Now, 45 years later, Martin has donated his entire collection negatives and black-and-white photos to the University of Pittsburgh. And tomorrow, Pitt hosts "MLK Jr. Pittsburgh March: Through the Lens of Charles Martin," displaying Martin’s photographs from that day.
The event, held in the Dick Thornburgh Room of the Hillman Library, will feature talks from Michael Dabrishus, Pitt’s assistant University librarian; Laurence Glasco, a Pitt professor of history; and Martin himself.
Pitt Library Communications Manager Crystal McCormick-Ware says few people would otherwise see these photos.
"When we received the collection, we were just ecstatic,” McCormick-Ware said.
Martin says he donated his images to the university’s library because so much of his work was in Allegheny County, and it seemed natural to want to preserve his photos at Pitt.
Twelve of Martin’s photos from the April 7, 1968, march will be on display inside the library, on the ground floor, through summer. Friday’s event runs 10-11 a.m.
Martin says it is important to recognize the events of 1968 in honoring Pittsburgh’s civil-right history.
“One of the last photos in the set is a pair of clenched hands — one black, one white — and the sign for Centre Avenue in the background. How it ought to be.”
Performer Ben Sota’s troupe — now 10 years old! — is doing a cute little show called “Cake” as its first Pittsburgh performance in a bit. It’s performed for free, outdoors in Market Square, Downtown, through Sunday.
Sota (as the dad) does some nice juggling and other tricks; Erin Carey some fine trapeze work (that’s her pictured, and bundled up); and Becca Bernard (as the birthday girl) and Bob Shryock contribute clowning and other talents, plus audience—participation hijinks. Cream pies are also involved.
The half-hour show had it first performance at noon today. I caught the 5 p.m. performance; the audience was just a couple dozen but appreciative (even if the applause was somewhat muffled by mittens).
“Cake” is on courtesy of the Pittsburgh Downtown Partnership. There are six more performances, at noon, 5 p.m. and 8 p.m. tomorrow, and 2, 5 and 8 p.m. on Sunday.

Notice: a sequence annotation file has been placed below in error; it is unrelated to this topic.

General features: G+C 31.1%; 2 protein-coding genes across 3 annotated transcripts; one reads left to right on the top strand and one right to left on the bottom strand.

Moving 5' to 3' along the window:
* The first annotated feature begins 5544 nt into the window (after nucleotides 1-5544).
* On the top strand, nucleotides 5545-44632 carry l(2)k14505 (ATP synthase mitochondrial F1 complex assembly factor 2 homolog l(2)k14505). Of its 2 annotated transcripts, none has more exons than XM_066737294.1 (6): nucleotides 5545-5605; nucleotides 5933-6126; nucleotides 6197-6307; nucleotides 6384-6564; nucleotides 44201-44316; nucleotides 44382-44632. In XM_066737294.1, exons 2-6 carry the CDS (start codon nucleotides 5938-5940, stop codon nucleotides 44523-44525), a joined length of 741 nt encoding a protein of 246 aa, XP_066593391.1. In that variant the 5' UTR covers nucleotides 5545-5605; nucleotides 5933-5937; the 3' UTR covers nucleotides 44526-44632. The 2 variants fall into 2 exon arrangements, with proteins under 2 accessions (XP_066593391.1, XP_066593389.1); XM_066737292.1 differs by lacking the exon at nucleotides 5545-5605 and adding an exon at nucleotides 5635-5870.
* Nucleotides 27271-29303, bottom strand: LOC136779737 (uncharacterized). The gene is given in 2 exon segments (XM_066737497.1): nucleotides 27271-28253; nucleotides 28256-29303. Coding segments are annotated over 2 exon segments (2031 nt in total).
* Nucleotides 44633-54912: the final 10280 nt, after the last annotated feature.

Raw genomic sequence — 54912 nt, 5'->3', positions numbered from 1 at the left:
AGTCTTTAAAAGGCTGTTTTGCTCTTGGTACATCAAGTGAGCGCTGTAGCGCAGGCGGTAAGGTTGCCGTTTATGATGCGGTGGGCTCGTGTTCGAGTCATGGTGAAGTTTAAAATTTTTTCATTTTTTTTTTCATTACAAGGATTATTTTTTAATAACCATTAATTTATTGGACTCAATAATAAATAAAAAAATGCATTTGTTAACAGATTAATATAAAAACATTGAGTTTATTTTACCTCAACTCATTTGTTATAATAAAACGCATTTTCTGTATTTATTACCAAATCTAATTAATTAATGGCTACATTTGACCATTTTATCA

Four notable zine-makers visit The Big Idea Cooperative Bookstore & Café on Wednesday night.
The Thank You For Being A Friend Zine Tour includes Taryn Hipp, JC, Kerri Radley and Sarah Rose.
Hipp, of New Jersey, calls herself “an old tattooed college lady who has been making zines for more than half her life.” Her current project is Sub Rosa, a collection of personal stories.
JC, who lives in Maryland, writes Tributaries, a perzine about growing up with rheumatoid arthritis.
Radley, of Philadelphia, writes the perzine Deafula, about her life as a deaf person.
And Rose, also of Philadelphia, puts out Tazewell’s Favorite Eccentric, about everything from surviving sexual abuse to making balloon animals for a living. Rose is also an organizer for Philly Zine Fest.
The tour (yes, the name’s a Golden Girls reference) hits Big Idea from 7-9 p.m. on Wednesday. The joint’s at 4812 Liberty Ave., in Bloomfield.
The show’s in a new venue for the Opera Theater, The Father Ryan Arts Center, in McKees Rocks.
The 1993 opera dramatizes events between 1903 and 1914 — pre-Fallingwater — as the legendary architect decides to leave his wife and children, including the storied murders and fire at Taliesen.
The opera features music by lauded American composer Daron Hagen and a libretto by Paul Muldoon, the Pulitzer-winning Irish poet. The Opera Theater production — which will get a full run at this year’s SummerFest, in July — will be staged by the troupe’s artistic director, Jonathan Eaton.
The cast of five includes Pittsburgh area native Kevin Kees as Wright and Lara Lynn Cottrill as Wright's lover, Mamah Cheney.
The show is at 7 p.m. tomorrow, at The Father Ryan Arts Center, 420 Chartiers Ave., in McKees Rocks.
Tickets are $9, or $19 for VIP seating. Call 412-771-3052 for more info.